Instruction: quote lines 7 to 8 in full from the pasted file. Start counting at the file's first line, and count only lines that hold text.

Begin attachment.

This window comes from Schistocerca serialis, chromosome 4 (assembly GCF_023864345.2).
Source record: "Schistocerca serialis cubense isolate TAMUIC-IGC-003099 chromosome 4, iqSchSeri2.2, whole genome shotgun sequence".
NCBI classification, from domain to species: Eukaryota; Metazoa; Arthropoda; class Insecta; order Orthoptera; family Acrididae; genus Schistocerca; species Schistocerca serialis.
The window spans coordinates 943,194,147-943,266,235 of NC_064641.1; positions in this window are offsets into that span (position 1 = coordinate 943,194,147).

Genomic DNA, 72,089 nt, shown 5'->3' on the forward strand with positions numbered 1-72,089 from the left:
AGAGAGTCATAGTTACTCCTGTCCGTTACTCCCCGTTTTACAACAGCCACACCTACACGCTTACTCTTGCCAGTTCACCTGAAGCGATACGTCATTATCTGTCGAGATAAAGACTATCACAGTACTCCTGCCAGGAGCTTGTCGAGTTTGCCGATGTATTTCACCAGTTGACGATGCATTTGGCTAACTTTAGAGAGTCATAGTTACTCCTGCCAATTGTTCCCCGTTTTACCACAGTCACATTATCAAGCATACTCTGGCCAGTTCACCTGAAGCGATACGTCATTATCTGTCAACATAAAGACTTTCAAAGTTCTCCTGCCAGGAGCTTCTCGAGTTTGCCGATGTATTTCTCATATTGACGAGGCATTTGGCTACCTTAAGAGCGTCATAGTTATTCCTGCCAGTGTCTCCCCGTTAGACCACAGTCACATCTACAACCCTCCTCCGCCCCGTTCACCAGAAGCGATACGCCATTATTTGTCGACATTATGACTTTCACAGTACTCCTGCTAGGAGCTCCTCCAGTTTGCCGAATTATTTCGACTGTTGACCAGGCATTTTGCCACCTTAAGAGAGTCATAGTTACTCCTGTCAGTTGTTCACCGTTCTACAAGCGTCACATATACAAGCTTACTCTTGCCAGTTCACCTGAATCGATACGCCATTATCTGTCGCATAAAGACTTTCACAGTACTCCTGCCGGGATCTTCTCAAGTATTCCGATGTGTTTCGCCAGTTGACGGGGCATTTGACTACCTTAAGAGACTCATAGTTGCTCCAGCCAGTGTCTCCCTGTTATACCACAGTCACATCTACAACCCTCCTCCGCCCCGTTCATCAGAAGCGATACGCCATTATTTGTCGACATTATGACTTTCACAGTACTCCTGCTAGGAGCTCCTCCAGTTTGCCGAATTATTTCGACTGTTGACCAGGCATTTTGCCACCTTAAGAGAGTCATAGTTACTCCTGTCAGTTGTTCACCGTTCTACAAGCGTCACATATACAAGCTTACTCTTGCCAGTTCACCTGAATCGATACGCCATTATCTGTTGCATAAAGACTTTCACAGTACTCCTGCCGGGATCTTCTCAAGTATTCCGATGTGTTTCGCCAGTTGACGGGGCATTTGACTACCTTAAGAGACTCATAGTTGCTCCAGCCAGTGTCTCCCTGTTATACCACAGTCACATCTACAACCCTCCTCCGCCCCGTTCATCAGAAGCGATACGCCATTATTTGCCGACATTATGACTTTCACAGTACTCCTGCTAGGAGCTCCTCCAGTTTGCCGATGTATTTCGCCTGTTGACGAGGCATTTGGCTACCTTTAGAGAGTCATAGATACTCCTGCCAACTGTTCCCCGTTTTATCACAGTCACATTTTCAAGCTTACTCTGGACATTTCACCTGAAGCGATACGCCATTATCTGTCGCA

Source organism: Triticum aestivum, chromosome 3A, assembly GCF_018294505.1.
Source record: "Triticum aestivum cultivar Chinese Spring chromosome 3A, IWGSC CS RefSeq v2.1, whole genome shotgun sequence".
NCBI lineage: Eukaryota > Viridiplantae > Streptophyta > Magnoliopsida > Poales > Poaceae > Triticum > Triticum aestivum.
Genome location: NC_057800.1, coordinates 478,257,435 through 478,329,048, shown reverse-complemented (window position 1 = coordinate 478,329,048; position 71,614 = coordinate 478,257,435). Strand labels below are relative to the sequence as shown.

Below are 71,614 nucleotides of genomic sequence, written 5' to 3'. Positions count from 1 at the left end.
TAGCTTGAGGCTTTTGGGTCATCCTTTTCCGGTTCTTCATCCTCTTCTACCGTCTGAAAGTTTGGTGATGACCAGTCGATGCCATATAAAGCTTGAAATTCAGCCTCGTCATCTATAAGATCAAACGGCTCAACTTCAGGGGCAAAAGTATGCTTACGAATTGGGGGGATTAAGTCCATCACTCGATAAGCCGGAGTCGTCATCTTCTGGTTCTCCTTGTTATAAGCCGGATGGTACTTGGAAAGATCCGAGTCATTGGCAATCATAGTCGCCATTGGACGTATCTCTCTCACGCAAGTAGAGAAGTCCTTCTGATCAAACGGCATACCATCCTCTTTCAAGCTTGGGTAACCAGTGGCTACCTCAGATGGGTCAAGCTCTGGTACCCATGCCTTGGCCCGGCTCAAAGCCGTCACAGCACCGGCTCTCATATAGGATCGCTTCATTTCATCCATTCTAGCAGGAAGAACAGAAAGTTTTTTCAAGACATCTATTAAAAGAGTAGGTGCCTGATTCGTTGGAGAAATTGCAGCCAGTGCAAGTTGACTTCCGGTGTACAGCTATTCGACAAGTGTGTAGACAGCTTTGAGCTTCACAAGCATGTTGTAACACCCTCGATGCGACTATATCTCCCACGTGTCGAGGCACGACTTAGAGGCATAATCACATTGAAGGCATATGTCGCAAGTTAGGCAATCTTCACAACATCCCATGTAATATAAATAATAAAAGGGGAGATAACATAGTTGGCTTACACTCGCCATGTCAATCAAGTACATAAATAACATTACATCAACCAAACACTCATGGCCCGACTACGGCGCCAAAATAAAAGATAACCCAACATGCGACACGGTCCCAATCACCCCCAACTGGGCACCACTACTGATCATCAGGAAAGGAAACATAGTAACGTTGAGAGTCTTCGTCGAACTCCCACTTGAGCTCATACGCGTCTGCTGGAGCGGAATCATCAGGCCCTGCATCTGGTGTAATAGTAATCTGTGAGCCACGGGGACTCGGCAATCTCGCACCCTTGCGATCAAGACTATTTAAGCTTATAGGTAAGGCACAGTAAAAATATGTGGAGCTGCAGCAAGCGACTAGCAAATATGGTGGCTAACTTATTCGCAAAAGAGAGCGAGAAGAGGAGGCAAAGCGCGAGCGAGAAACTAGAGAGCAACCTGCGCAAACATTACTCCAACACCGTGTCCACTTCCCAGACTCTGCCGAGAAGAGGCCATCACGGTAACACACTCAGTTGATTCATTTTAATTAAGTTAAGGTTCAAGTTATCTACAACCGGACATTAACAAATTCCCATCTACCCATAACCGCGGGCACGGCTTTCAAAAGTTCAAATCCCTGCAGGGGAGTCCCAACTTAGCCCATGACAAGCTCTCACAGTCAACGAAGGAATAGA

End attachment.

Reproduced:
Source organism: Triticum aestivum, chromosome 3A, assembly GCF_018294505.1.
Source record: "Triticum aestivum cultivar Chinese Spring chromosome 3A, IWGSC CS RefSeq v2.1, whole genome shotgun sequence".